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Autism Discovery May Lead To Improved Detection And Treatments

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Harvard scientists have, for the first time ever, discovered a link between a specific neurotransmitter and autism. The finding provides needed answers that may lead to improved understanding, better detection and possibly even more effective treatment options for those suffering from the disorder.

The team of researchers — who were led by junior fellow of the Harvard Society of Fellows, Caroline Robertson — were able to correlation the differences between normal and autistic brains with a breakdown in the signaling pathway used by GABA, which is an amino acid that acts as a neurotransmitter in the central nervous system (CNS).

Robertson was quoted by the Harvard Gazette as having explained that the recent discovery marks “the first time, in humans, that a neurotransmitter in the brain has been linked to autistic behavior” and that “until now we never had evidence for it actually causing autistic differences in humans.”

The findings, which were published in the journal Current Biology, suggest that visual tests like those used in the study could be used to screen children for autism at a younger age.

In the study, the researchers employed a visual test designed to trigger different reactions in autistic and normal brains. The test is one in which the participants are shown two images, each eye seeing a different image. At first, only one image is visible, but eventually, the neurons forcing the inhibitory signal tire – allowing the other image to appear. This process then repeats, going back and forth, but in the case of autistic brains, the oscillation between the different images can take considerably more time. This is what’s known as a binocular-rivalry test.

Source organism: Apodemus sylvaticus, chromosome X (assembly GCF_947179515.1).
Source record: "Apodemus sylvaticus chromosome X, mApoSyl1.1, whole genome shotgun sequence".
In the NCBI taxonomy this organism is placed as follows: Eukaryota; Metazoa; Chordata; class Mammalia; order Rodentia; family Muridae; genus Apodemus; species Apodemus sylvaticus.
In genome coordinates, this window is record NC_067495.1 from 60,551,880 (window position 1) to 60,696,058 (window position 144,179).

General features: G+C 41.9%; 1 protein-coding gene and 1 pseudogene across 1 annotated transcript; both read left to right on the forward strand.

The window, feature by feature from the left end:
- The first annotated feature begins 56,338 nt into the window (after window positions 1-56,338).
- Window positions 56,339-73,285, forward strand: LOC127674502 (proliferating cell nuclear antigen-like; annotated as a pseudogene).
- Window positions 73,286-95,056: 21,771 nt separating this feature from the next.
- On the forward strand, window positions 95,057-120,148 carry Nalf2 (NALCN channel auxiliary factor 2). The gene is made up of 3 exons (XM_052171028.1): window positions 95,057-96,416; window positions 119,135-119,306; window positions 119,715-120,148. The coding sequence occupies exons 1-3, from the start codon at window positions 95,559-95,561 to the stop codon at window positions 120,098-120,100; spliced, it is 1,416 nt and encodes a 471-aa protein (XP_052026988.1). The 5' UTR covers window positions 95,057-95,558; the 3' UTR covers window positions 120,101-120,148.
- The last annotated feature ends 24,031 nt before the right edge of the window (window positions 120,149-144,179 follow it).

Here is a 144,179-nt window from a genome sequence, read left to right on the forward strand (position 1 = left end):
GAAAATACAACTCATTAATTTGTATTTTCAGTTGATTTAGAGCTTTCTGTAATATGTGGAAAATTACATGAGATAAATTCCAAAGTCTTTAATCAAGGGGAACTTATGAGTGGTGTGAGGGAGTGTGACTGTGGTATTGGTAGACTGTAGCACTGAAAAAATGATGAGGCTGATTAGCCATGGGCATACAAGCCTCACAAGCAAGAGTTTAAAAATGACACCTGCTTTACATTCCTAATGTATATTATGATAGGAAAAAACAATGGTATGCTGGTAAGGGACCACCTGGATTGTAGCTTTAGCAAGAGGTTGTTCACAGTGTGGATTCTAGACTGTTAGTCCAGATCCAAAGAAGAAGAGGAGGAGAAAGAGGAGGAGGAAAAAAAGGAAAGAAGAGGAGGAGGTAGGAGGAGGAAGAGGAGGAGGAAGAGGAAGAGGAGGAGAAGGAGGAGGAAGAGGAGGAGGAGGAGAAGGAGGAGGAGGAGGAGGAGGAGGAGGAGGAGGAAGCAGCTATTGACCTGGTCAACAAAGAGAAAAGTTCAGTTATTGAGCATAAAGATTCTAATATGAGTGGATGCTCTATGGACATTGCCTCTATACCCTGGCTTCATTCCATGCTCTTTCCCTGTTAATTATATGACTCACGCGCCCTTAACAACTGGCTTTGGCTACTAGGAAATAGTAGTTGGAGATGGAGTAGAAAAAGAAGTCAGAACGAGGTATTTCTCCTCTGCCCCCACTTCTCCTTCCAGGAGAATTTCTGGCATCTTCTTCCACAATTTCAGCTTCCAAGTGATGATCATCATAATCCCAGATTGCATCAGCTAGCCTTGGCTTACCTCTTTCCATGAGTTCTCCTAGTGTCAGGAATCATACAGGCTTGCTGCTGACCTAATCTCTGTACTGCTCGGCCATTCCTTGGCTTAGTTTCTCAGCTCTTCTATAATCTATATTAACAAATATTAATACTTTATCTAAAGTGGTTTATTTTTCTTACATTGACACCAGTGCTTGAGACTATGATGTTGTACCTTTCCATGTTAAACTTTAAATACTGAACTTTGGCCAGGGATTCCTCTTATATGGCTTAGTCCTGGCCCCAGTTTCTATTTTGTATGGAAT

Explaining the results of the study’s findings, Robertson stated that it’s “not that there’s no GABA in the brain,” it’s that along the pathway, there’s a “broken” step. While simply fixing the pathway might sound simple enough, the Harvard Gazette reports that it’s just one of those things that’s “easier said than done.”

While the discovery might not lead directly to a cure for autism, Robertson noted that she’s “excited” and that she feels “good about this one.”

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